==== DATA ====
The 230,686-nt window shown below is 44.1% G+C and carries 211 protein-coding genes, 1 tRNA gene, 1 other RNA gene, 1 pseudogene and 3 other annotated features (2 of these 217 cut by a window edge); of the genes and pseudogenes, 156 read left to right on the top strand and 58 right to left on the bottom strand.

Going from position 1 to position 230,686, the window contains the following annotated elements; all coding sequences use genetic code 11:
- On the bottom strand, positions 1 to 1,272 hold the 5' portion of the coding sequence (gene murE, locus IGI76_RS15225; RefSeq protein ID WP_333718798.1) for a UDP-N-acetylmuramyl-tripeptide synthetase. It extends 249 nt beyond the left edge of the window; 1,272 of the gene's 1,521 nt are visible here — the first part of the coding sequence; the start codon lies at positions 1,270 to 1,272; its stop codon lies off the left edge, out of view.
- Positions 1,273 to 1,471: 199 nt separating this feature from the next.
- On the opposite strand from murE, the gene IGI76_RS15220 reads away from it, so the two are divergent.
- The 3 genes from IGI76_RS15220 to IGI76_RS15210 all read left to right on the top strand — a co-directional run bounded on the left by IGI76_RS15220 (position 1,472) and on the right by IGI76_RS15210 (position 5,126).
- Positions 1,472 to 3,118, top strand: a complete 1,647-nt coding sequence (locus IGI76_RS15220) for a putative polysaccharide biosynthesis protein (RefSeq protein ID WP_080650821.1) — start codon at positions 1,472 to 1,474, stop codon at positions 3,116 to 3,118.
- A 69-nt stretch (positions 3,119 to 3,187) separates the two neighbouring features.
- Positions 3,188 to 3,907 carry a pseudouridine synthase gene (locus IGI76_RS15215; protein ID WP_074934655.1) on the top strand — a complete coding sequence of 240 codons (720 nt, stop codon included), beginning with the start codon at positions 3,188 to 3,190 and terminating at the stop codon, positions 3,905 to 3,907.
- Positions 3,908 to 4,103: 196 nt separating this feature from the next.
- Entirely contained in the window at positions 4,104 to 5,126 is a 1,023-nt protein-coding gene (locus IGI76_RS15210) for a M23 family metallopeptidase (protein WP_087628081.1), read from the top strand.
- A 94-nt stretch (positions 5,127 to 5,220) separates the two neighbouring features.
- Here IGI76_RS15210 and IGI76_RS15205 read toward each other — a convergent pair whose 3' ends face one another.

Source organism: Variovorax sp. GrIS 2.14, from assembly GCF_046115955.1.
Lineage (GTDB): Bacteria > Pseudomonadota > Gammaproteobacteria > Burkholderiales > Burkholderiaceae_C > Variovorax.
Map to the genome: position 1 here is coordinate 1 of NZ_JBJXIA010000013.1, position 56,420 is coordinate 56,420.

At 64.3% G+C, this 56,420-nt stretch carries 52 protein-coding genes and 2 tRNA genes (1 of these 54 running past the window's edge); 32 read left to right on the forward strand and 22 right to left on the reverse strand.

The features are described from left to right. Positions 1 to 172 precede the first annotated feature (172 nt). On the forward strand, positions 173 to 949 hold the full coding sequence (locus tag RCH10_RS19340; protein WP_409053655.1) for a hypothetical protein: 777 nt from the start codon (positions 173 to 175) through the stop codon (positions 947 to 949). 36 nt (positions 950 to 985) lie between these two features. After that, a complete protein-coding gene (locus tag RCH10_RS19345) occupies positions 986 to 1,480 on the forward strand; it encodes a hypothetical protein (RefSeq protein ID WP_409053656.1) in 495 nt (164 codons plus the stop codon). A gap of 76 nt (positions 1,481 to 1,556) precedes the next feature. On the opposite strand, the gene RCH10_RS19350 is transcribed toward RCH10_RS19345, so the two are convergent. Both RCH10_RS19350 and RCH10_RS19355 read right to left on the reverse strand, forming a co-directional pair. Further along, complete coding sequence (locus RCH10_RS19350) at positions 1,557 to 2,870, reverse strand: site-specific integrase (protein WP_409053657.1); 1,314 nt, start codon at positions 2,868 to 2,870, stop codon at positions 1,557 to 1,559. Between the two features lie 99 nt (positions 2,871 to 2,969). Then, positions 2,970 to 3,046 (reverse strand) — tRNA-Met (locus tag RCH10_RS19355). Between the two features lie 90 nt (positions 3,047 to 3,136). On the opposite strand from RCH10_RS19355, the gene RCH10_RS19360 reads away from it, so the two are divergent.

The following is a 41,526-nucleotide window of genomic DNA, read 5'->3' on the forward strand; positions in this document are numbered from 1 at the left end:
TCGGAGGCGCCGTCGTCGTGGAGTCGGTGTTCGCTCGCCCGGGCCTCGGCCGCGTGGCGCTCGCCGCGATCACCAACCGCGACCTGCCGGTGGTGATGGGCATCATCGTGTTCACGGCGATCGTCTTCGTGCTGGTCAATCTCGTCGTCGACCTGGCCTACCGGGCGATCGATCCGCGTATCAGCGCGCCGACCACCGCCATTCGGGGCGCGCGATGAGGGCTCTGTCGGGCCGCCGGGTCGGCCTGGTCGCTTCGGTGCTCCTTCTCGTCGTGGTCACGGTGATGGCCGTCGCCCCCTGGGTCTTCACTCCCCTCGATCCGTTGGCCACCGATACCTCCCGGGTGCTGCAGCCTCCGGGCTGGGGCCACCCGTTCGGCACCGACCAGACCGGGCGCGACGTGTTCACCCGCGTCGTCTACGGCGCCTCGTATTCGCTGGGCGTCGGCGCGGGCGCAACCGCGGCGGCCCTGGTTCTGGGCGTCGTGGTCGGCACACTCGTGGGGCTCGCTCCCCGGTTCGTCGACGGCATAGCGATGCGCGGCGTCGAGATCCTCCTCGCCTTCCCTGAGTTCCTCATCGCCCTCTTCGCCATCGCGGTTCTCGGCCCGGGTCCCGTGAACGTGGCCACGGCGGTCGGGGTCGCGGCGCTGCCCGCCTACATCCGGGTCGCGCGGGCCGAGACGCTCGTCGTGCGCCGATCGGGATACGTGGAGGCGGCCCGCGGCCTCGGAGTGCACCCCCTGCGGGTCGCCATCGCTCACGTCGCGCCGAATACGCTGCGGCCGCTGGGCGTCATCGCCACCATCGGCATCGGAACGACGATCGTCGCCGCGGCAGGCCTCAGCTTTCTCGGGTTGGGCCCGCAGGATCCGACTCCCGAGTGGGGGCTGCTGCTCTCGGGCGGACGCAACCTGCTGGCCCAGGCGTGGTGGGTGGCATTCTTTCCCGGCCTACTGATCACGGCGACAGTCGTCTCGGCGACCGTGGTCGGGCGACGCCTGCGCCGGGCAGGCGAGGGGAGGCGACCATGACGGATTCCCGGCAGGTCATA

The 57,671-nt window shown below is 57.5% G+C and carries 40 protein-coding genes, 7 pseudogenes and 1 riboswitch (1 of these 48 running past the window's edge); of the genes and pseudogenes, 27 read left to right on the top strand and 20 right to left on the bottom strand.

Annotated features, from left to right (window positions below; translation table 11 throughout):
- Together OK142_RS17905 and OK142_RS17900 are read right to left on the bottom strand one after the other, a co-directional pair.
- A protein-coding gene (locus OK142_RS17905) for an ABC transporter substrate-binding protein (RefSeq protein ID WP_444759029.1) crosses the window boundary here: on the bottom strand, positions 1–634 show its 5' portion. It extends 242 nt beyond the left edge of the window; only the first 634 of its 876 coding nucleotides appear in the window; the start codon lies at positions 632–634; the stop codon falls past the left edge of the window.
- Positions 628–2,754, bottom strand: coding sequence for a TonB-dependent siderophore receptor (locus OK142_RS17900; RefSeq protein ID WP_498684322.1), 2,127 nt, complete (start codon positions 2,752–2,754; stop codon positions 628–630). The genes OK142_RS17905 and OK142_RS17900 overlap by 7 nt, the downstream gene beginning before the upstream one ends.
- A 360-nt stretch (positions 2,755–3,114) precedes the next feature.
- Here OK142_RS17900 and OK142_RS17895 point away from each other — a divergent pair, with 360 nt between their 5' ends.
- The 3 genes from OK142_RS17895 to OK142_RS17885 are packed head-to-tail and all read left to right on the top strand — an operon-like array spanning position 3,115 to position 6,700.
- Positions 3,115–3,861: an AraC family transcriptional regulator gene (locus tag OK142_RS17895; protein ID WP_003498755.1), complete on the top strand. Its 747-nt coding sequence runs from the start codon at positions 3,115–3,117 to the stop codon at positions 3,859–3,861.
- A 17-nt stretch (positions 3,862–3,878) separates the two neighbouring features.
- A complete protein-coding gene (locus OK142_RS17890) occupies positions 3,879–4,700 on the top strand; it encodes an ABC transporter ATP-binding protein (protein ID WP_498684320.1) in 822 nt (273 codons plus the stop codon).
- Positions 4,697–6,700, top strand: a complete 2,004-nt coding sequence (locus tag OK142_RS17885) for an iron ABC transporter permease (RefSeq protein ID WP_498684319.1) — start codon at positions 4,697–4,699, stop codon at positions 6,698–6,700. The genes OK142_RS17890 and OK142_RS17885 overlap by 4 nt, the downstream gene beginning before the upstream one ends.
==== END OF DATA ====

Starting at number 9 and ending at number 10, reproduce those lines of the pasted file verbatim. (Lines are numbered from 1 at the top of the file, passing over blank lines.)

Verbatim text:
- Positions 3,188 to 3,907 carry a pseudouridine synthase gene (locus IGI76_RS15215; protein ID WP_074934655.1) on the top strand — a complete coding sequence of 240 codons (720 nt, stop codon included), beginning with the start codon at positions 3,188 to 3,190 and terminating at the stop codon, positions 3,905 to 3,907.
- Positions 3,908 to 4,103: 196 nt separating this feature from the next.